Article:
And that’s something else I want to tell you as we stand in this doorway today. Love your work. If you always put your heart into everything you do, you can’t lose. Whether or not you wind up making a lot of money, you will have had a wonderful time, and no one will ever be able to take that away from you.

I want to squeeze things great and small into this lingering goodbye. I want to tell you to keep laughing. I used to be afraid that writing and acting in comedies might be a frivolous occupation, but when I think of all the good that laughing does people, I get the feeling that making people laugh can be noble work. You have a wonderful laugh. You gurgle when you laugh. Keep gurgling. There are people who think that the only thing that separates humans from the rest of the animals is their ability to laugh. I’m not so sure anything separates us from the rest of the animals except our extreme egotism that leads us to think that they’re the animals and we’re not. But I notice that when people are laughing, they’re generally not killing one another. So keep laughing, and if you can, get other people to join you in laughter.

I have this helpless urge to pass on maxims to you. But we live in new times. Strange times. Even the Golden Rule doesn’t seem adequate to pass on to a daughter. There should be something added to it. You know how I love amendments. You knew I wanted to amend the Constitution, but you probably didn’t know I wanted to amend the Golden Rule as well. Here’s my Golden Rule for a tarnished age: Be fair with others; then keep after them until they’re fair with you.

It’s a complex world. I hope you’ll learn to make distinctions. You know how much I love logic. I always felt that the most important parts of my education were learning to reason and to use language. That’s why when you were a very little girl I started trying to give you lessons in logic. I smile when I think that to this day, you can still remember what I taught you as a child—the first rule of logic: A thing cannot both be and not be at the same time and in the same respect. (In your head, you’re saying that along with me right now, aren’t you?) I hope you’ll always make distinctions. A peach is not its fuzz, a toad is not its warts, a person is not his or her crankiness. If we can make distinctions, we can be tolerant, and we can get to the heart of our problems instead of wrestling endlessly with their gross exteriors. And once you make a habit of making distinctions, you’ll begin challenging your own assumptions. Your assumptions are your windows on the world. Scrub them off every once in a while or the light won’t come in. If you challenge your own, you won’t be so quick to accept the unchallenged assumptions of others. You’ll be a lot less likely to be caught up in bias or prejudice or be influenced by people who ask you to hand over your brains, your soul, or your money because they have everything all figured out for you.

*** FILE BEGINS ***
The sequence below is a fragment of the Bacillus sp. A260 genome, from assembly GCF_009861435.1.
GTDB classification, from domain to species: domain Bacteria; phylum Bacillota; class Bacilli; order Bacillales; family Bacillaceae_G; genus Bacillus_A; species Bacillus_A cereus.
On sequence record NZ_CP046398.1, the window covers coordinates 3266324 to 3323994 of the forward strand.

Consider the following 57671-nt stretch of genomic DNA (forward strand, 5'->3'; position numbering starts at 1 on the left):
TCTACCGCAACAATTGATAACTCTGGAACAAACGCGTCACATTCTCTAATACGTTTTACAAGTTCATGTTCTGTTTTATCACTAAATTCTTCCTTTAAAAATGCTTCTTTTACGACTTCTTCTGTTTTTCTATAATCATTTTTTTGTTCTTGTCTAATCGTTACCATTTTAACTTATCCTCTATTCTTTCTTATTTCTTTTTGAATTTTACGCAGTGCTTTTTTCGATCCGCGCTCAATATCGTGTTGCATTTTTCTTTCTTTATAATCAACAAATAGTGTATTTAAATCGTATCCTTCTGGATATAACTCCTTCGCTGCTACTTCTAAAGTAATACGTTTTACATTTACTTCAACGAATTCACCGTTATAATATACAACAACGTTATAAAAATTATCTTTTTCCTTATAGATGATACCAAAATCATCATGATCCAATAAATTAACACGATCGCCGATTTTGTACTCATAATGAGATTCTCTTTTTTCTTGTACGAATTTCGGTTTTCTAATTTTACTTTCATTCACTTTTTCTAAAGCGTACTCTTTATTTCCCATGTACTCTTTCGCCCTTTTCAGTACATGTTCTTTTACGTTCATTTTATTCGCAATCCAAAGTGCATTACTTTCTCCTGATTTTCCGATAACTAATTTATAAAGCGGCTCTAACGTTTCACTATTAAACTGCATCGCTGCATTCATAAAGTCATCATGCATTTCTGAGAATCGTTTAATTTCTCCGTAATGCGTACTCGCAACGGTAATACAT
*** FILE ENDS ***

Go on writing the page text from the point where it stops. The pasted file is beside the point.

I want you to be as smart as you can, but remember: It’s always better to be wise than to be smart. And don’t be upset that it takes a long, long time to find wisdom, because nobody knows where wisdom can be found. It tends to break out at unexpected times, like a rare virus to which mostly people with compassion and understanding are susceptible.

The door is inching a little closer toward the latch, and I still haven’t said it. You’ll be gone, and I won’t have found the words. Let me dig a little deeper.

Let me go back to when I was in college. There were ideas that had power for me then—maybe they will for you now. I’d almost forgotten how much one of those ideas meant to me—how much I wrote about it and thought about it. It was the essence of a philosophy that was very popular at the time, and it’s one of the most helpful and cheerful ideas I’ve ever heard.

It’s this: Life is absurd and meaningless and full of nothingness. Possibly this doesn’t strike you as helpful and cheerful, but I think it is— because it’s honest and because it goads you on.

I had a teacher in those days who saw me with a book by Jean-Paul Sartre under my arm, and he said, “Be careful. If you read too much of that, you’ll start walking around dressed in black, looking wan, doing nothing for the rest of your life.” Well, I did read the book, and as it turned out, I’m tanned and lovely, I’m rich and productive, and I’m happy like nobody’s business.

Maybe it was my natural optimism at work, but what I saw and warmed to in the existentialist’s writings was that life is meaningless unless you bring meaning to it; it’s up to us to create our own existence. Unless you do something, unless you make something, it’s as though you aren’t there. Existentialism was supposed to be the philosophy of despair. But not to me. To me, it was the essence of hope—because it touched the cold, hard stone at rock bottom and saw it as a way to push off it and bounce back up again.

Back when I was reading the existentialists, we heard the news that God was dead, but now Sartre is dead, too, and so is Camus—and, in a way, so is the optimism at the heart of their pessimism. The distressing reality is that twenty-five years ago when I was in college, we all talked about nothingness but moved into a world of effort and endeavor. And now no one much talks about nothingness, but the world itself, the one you will move into, is filled with it. If you want, there’s plenty you can do to turn that nothing into something. You can dig into the world and push it into better shape.